John C. Goodman

-Workers (along with their employers) would save and invest 4 percent of wages in tax free accounts — eventually reaching the point where the average person in each generation of retirees pays for his own post-retirement medical care.

The first reform lets seniors do what 23 million younger Americans are already doing. Instead of paying three premiums to three plans (Medicare, medigap and drug insurance) for wasteful first-dollar coverage, seniors would be able to choose a single plan that provides comprehensive catastrophic insurance for any cost, say, above $2,500.  They could then take all the money they were previously giving to insurance bureaucracies and spending on copayments ($2,500 or more!) and manage their own small dollar expenses through a savings account  they would own and control.

This arrangement would change the economic incentives of senior patients, just as it has for younger patients. Every dollar of waste a patient avoids is a dollar he or she gets to keep and use for other purposes. Imagine what difference that would make. For the first time in Medicare’s history, we would have close to 47 million people with an economic self-interest in keeping health costs down.

The second reform would let doctors do what suppliers of other professional services do in every other market: profit from lowering costs and improving the quality.

Doctors participating in Medicare today must practice medicine under an outmoded, wasteful payment system. Typically, they receive no financial reward for talking to patients by telephone, communicat¬ing by e-mail, teaching patients how to manage their own care or help¬ing them be better consumers in the market for drugs. Medicare pays doctors government-mandated fees for about 7,500 specific tasks and these tasks are not on the list.

Other health care providers face the same perverse incentives. In fact, all too often high-cost, low-quality care is reimbursed at a higher rate than low-cost, high-quality care.

How can we produce high-quali¬ty care for a cost that is well below the price we are paying today? For¬tunately, we do not have to specu¬late. There are hundreds of exam¬ples of efficient, high-quality care, and many of them have been stud¬ied and described in the academic literature.

To reverse these perverse incentives, we propose to allow providers who save Medicare a dollar to be able to pocket 25 cents (or some other substantial amount). Once 800,000 doctors and 5,000 hospitals and tens of thousands of other suppliers realize that they can make money by saving taxpayers money, cost-reducing innovations will spring up everywhere, overnight.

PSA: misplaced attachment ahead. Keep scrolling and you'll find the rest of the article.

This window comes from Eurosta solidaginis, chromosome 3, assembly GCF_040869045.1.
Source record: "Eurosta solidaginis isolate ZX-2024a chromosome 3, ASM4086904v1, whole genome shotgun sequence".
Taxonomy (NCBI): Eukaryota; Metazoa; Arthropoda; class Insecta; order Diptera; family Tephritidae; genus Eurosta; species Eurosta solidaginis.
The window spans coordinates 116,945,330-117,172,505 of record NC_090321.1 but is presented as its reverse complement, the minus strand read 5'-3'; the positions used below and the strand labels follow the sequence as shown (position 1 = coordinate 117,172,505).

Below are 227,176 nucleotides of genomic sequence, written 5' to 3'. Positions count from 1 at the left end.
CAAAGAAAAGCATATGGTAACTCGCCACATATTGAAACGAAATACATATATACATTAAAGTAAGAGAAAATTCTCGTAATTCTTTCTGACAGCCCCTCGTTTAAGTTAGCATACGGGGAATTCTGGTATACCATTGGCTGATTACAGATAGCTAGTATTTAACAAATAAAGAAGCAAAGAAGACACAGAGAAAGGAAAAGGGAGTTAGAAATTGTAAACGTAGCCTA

The final reform is to stop running Medicare like a Bernie Madoff Ponzi scheme. Although employees are told that their payroll taxes are funding their retirement medical care, in fact every dime is being spent – the very minute, the very hour, the very day it comes in the door. When today’s young people reach the retirement age, they will get health care benefits only if future taxpayers are willing to cough up a lot more than what today’s taxpayers are paying.

We have calculated that if employees and their employers deposit four percent of wages in a tax-free account (managed safely and securely away from the grasp of politicians), the average employee can fund his own post-retirement health care. We can meet all of Medicare’s promises by mid-century with a payroll tax no greater than the one we have today.

In fact the payroll tax would not be needed at all, except for low-income workers who do not produce enough to pay their own way.

None of these reforms would take away government’s commitment to the elderly. To the contrary, we need these reforms to make that commitment a meaningful reality.

John C. Goodman

John C. Goodman is President of the Goodman Institute and Senior Fellow at The Independent Institute. His books include the widely acclaimed A Better Choice: Healthcare Solutions for America and the award-winning Priceless: Curing the Healthcare Crisis. The Wall Street Journal and National Journal, among other media, have called him the "Father of Health Savings Accounts.”